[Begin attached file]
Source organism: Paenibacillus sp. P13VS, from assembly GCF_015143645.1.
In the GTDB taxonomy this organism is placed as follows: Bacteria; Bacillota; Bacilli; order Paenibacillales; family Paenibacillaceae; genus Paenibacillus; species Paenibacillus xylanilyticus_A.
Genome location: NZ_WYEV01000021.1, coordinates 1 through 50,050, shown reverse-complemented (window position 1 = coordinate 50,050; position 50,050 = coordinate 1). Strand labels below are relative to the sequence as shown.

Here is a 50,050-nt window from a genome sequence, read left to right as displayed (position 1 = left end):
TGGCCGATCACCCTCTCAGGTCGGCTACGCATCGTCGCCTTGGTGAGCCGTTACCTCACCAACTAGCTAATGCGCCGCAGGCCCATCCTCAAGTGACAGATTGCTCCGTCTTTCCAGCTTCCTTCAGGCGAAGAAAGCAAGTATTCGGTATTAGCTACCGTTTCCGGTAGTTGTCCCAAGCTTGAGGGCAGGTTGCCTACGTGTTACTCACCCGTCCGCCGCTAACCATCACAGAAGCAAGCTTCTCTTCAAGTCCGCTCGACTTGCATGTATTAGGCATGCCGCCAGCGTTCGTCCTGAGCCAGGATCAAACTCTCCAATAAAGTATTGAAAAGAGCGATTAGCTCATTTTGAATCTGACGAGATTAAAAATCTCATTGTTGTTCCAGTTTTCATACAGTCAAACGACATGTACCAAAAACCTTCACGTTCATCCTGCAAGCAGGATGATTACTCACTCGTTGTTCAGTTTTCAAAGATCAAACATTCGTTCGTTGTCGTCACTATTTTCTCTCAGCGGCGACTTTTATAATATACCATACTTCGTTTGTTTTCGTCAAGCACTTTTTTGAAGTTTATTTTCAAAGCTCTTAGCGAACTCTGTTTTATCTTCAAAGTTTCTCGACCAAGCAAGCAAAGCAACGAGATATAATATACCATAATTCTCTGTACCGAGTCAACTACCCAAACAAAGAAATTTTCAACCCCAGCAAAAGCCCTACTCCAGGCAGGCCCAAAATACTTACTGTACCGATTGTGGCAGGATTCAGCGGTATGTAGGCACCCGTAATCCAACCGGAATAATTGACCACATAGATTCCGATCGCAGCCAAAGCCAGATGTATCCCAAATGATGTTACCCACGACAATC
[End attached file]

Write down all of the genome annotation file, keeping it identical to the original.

Source organism: Paenibacillus sp. P13VS, from assembly GCF_015143645.1.
In the GTDB taxonomy this organism is placed as follows: Bacteria; Bacillota; Bacilli; order Paenibacillales; family Paenibacillaceae; genus Paenibacillus; species Paenibacillus xylanilyticus_A.
Genome location: NZ_WYEV01000021.1, coordinates 1 through 50,050, shown reverse-complemented (window position 1 = coordinate 50,050; position 50,050 = coordinate 1). Strand labels below are relative to the sequence as shown.

Here is a 50,050-nt window from a genome sequence, read left to right as displayed (position 1 = left end):
TGGCCGATCACCCTCTCAGGTCGGCTACGCATCGTCGCCTTGGTGAGCCGTTACCTCACCAACTAGCTAATGCGCCGCAGGCCCATCCTCAAGTGACAGATTGCTCCGTCTTTCCAGCTTCCTTCAGGCGAAGAAAGCAAGTATTCGGTATTAGCTACCGTTTCCGGTAGTTGTCCCAAGCTTGAGGGCAGGTTGCCTACGTGTTACTCACCCGTCCGCCGCTAACCATCACAGAAGCAAGCTTCTCTTCAAGTCCGCTCGACTTGCATGTATTAGGCATGCCGCCAGCGTTCGTCCTGAGCCAGGATCAAACTCTCCAATAAAGTATTGAAAAGAGCGATTAGCTCATTTTGAATCTGACGAGATTAAAAATCTCATTGTTGTTCCAGTTTTCATACAGTCAAACGACATGTACCAAAAACCTTCACGTTCATCCTGCAAGCAGGATGATTACTCACTCGTTGTTCAGTTTTCAAAGATCAAACATTCGTTCGTTGTCGTCACTATTTTCTCTCAGCGGCGACTTTTATAATATACCATACTTCGTTTGTTTTCGTCAAGCACTTTTTTGAAGTTTATTTTCAAAGCTCTTAGCGAACTCTGTTTTATCTTCAAAGTTTCTCGACCAAGCAAGCAAAGCAACGAGATATAATATACCATAATTCTCTGTACCGAGTCAACTACCCAAACAAAGAAATTTTCAACCCCAGCAAAAGCCCTACTCCAGGCAGGCCCAAAATACTTACTGTACCGATTGTGGCAGGATTCAGCGGTATGTAGGCACCCGTAATCCAACCGGAATAATTGACCACATAGATTCCGATCGCAGCCAAAGCCAGATGTATCCCAAATGATGTTACCCACGACAATC